Criminal news in Texas seems to revolve around murder. Once a week we pick up the newspaper and someone has shot or stabbed somebody for something. Murder as an offense tends to be “complicated” legally because of the many defenses, beginning with the required mental states and running the gauntlet down to what Percy Foreman called “misdemeanor murder” — the jury lets the defendant go because the sumbitch that died “deserved it.” Texas also recognizes “sudden passion” where in the old days murder was reduced from a capital punishment or life-in-prison-potential to simple “involuntary manslaughter.” A husband was understandably out of his mind when he caught his wife in bed with the milkman, shot one or both of them, but shouldn’t be guilty of “murder.” “Sudden passion” still exists, but now as a punishment mitigation issue which reduces the punishment range for murder to the standard manslaughter level.
Texas Penal Code 19.02(b) defines murder in three ways: “A person commits an offense if he: (1) intentionally or knowingly causes the death of an individual; (2) intends to cause serious bodily injury and commits an act clearly dangerous to human life that causes the death of an individual; or (3) commits or attempts to commit a felony, other than manslaughter, and in the course of and in furtherance of the commission or attempt, or in immediate flight from the commission or attempt, he commits or attempts to commit an act clearly dangerous to human life that causes the death of an individual.” The first is the modern equivalent of the common law definition of murder as causing the death of a person with malice aforethought. Malice does not necessarily have to be so aforethought anymore, but you still have to intentionally or knowingly cause the death of an individual. Thus, even pointing a gun and shooting someone is not enough under this definition, if it wasn’t proved to have been done with the intent or knowledge that it would cause the individual’s death.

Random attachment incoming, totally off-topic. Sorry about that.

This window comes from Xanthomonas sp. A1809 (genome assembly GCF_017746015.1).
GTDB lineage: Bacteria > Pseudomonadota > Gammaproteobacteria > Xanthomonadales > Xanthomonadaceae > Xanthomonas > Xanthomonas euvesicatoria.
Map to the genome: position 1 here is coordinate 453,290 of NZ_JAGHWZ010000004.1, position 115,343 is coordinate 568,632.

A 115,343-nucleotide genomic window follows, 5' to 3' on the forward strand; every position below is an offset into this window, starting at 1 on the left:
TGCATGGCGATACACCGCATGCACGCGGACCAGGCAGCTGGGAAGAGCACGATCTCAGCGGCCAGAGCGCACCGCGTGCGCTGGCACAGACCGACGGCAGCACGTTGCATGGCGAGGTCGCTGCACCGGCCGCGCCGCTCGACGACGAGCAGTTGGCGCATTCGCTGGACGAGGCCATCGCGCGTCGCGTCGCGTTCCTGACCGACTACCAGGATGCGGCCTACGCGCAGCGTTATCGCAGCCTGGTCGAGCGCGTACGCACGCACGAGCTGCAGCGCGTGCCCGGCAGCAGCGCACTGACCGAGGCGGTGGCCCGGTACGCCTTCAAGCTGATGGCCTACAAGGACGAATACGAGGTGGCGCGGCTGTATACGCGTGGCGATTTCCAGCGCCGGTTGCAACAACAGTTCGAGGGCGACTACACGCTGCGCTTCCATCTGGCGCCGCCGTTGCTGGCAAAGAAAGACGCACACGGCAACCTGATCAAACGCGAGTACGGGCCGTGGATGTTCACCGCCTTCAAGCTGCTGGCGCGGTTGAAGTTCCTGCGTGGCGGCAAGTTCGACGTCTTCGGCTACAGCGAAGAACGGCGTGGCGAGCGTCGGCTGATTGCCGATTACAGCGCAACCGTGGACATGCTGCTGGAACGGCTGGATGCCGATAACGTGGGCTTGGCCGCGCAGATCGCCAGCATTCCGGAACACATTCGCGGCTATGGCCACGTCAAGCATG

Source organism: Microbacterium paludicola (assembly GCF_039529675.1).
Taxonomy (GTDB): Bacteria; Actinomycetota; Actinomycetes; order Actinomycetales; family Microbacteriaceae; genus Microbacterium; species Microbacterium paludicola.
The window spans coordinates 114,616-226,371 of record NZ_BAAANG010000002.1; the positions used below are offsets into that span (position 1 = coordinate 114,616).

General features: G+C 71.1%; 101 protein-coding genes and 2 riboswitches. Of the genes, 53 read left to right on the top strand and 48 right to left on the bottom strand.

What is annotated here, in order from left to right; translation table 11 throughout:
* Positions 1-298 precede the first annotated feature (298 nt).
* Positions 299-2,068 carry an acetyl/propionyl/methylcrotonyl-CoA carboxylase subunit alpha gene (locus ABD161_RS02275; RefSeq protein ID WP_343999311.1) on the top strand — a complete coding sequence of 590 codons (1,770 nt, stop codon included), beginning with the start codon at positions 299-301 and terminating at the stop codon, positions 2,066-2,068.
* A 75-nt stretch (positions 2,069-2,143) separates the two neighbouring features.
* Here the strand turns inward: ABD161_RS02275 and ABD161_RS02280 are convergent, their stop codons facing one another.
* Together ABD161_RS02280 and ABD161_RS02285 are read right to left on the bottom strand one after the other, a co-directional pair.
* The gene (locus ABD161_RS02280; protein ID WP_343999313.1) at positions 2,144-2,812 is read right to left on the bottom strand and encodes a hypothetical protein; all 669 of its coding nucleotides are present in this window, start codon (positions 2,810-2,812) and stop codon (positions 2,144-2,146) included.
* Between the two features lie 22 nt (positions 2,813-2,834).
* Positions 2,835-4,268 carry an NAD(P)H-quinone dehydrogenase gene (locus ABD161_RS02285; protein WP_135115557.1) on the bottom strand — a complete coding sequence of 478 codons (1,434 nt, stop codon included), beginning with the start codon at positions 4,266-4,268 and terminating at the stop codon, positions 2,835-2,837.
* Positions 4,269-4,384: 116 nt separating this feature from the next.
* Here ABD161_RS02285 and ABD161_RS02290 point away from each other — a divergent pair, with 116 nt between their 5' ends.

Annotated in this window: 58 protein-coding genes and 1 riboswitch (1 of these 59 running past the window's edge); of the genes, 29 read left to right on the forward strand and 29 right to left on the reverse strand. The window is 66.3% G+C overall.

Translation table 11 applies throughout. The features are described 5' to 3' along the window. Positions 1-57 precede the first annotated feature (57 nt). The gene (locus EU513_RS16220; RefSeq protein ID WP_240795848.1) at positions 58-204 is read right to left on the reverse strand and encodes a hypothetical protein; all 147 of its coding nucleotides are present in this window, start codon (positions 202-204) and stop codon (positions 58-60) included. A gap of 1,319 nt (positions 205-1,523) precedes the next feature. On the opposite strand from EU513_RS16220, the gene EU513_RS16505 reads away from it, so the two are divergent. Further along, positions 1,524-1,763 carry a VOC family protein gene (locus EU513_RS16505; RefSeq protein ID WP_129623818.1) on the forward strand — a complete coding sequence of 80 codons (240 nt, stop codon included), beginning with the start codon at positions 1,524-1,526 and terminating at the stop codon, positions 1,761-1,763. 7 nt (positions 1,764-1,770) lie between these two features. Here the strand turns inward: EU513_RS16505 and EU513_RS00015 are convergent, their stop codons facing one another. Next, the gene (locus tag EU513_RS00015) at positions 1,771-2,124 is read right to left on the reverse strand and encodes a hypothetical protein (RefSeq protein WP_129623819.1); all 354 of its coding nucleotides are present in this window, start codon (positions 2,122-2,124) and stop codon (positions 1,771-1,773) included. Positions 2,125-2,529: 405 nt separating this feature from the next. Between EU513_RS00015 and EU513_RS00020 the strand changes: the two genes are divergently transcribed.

If you or someone you know is being investigated or prosecuted for a crime, call Board Certified Criminal Law Specialist Micah Belden at 903-744-4252.